Eq -- Prsa Ethics Quotient Quiz

10 Questions  I  By Patriciawhalen
  welcome to the prsa ethics quotient (eq) quiz. this is a new 10-question quiz to test your knowledge of the ethical practice of public relations. if you have already taken an earlier pr ethics quiz, please try this one.  IT is significantly different than any previous quizzes.  the quiz has been developed to help public relations practITioners assess their sensITivITy and knowledge of professional standards, according to the member code of ethics of the public relations society of america (prsa).  if you get any questions incorrect, please read the explanation of the correct answer.   to learn more about the prsa's code of ethics, go to:  http://www.prsa.org/aboutprsa/ethics/codeenglish/ we hope you find this exercise challenging, perhaps even surprising.  most of all, we hope IT helps your thinking as you establish personal guidelines for your practice, and face the ethical questions and dilemmas the practice of public relations generates.   as a part of ITs ongoing responsibilITy to teach, educate, and advance the ethical practice of public relations, the prsa board of ethics and professional standards (beps) will periodically issue revised ethics quotient exams.  while this exercise is voluntary, prsa members are obligated to abide by the prsa code of ethics.  should you have any questions as a practITioner, please feel free to contact beps.  we would be happy to respond to any questions you might have.  have a great time, bend your brain, and if you can think of addITional examples, stories, or dilemmas we could include in future ethics quotient exams, please send them to the board of ethics and professional standards, c/o patrica whalen, apr, [email protected]   thank you and enjoy this exercise.   sincerely,   deb silverman, apr, fellow prsa beps chair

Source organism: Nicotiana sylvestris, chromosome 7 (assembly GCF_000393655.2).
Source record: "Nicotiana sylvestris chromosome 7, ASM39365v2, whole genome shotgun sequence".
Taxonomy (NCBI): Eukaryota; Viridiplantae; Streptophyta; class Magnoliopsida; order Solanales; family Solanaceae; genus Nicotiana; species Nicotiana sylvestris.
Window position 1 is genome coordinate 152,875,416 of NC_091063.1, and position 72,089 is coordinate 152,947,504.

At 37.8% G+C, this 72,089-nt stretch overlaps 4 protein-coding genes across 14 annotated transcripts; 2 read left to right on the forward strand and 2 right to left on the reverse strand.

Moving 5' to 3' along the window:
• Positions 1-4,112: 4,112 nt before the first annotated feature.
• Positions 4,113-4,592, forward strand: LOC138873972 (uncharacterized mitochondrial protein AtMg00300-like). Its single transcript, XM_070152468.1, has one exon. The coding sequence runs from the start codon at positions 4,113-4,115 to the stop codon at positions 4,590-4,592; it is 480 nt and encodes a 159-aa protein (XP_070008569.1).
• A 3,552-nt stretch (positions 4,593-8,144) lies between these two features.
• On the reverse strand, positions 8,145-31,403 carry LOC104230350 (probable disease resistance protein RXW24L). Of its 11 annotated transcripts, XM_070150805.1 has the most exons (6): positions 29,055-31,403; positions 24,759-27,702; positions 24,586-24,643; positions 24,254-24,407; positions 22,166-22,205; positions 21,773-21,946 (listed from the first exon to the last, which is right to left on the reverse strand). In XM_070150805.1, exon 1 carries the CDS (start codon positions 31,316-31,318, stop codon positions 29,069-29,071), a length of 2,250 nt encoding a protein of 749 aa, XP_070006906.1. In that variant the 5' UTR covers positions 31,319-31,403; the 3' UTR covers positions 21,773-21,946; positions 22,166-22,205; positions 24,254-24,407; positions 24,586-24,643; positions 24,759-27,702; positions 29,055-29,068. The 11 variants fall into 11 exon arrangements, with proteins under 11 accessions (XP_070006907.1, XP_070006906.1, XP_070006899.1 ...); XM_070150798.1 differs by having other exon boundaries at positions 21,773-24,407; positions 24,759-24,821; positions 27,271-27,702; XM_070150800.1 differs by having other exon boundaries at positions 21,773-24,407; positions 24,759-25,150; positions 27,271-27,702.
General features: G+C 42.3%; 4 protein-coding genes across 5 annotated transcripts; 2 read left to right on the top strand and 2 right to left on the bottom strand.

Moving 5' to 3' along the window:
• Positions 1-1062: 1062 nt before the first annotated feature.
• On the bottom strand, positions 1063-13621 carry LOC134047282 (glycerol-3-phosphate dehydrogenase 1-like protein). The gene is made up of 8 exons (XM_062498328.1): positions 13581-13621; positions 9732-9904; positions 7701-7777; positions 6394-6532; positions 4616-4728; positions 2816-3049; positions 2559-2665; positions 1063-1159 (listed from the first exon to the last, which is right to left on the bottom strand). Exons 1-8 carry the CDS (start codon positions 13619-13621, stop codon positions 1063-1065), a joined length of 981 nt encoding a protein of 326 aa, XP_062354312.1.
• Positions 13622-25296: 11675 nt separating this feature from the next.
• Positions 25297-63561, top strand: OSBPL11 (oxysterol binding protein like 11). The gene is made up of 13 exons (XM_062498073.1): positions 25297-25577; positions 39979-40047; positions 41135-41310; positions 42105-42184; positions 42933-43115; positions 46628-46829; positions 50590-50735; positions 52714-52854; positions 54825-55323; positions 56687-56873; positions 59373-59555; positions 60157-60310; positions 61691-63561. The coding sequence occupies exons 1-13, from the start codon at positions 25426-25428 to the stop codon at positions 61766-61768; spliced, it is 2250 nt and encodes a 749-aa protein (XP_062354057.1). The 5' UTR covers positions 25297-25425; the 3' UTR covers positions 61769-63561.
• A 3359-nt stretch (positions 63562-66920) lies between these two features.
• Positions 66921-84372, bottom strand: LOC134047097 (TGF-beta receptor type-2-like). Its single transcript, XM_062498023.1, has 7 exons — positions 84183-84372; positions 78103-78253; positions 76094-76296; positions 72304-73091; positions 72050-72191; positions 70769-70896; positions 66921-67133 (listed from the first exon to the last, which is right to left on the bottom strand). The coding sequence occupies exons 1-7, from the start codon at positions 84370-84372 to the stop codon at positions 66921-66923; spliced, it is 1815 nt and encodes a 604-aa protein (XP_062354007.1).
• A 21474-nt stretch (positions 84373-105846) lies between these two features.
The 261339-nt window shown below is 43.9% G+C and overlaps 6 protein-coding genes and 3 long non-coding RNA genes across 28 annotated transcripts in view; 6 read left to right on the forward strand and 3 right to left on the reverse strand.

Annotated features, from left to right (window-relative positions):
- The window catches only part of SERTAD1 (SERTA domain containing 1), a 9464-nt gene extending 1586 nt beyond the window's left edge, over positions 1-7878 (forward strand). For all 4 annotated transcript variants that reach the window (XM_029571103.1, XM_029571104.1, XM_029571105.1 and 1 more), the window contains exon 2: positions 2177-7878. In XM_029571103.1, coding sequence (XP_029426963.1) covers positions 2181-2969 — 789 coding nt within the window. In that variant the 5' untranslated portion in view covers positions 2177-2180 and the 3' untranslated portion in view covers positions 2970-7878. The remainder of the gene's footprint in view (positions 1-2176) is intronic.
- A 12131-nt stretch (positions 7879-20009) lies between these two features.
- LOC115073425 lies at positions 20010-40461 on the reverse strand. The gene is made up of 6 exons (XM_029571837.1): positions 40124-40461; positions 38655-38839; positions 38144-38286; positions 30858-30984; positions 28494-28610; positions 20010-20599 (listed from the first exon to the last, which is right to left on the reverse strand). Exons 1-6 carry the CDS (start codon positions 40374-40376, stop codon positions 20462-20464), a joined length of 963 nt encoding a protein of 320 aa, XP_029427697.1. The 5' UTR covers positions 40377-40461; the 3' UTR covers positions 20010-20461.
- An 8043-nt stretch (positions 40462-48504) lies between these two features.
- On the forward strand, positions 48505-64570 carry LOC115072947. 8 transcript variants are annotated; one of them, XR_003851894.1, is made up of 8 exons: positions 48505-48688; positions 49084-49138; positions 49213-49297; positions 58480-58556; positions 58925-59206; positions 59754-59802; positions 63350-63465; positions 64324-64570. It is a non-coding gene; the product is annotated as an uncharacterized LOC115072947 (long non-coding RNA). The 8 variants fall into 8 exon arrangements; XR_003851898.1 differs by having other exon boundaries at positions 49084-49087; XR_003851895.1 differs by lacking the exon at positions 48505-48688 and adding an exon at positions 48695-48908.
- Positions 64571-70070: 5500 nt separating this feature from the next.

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Question Excerpt

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1.  You had lunch with a business colleague one afternoon and detailed a dream you had of someday starting a consulting business to train managers in a particular manner that you know will be well received.  In your discussion you outline your plans in great detail.  A year later, you hear that your colleague has published a book.  When you read it, you find that it is your training concept spelled out almost verbatim as you explained it.  Is it copyright infringement? 
A.
B.
2.  You are a sole practitioner and have five clients. You contacted a local university’s public relations department and agreed to hire two interns over the summer. While the internships are unpaid, the students will get credit.  Is this practice unethical? 
A.
B.
3.  You are working on a Power Point presentation to report program results to your client. To liven it up, you capture a funny photo you found on the Web for your first slide.  Is it plagiarism?
A.
B.
4.  Who are the primary beneficiaries of professional ethics in public relations?(pick just one)   A.   Clients  B.  Society       C.  Public Relations Professionals   
A.
B.
C.
5.  The focus of the PRSA Board of Ethics and Professional Standards is to enforce the Member Code of Ethics for PRSA members.
A.
B.
6.  You are having a briefing meeting with a new client and want to be sure to capture all of their comments, so you bring a tape recorder to the meeting. You don’t want it to be a distraction, so you place it inside your folder on the table and record the meeting without mentioning it to the client. Are you breaching PR ethics?
A.
B.
7.  A “code of ethics”—strictly defined—can be written by any group wishing to distinguish its members in some way from the rest of society, and should be concerned about how the behavior of its members impacts upon society.
A.
B.
8.  You recently took a graduate class on leadership, and the professor said some interesting things in her lecture that really got you thinking.  You were so intrigued by the lecture that you decide to write a white paper about these issues and post it on your website.  Is it plagiarism if you do not cite the professor? 
A.
B.
9.   You have been asked to guest-lecture in a PR class.  In your research, you come across a great lesson plan in a library book. It includes a sample worksheet page, and you photocopy it to hand out to the students.  Is it copyright infringement? 
A.
B.
10.  During a media interview, your CEO misstates a key fact about your firm’s product capability, making it sound far more advanced than it really is.  It was purely an accident and was not intended to mislead, but the fact is now part of the published story.  What should you do?    
A.
B.
C.
D.
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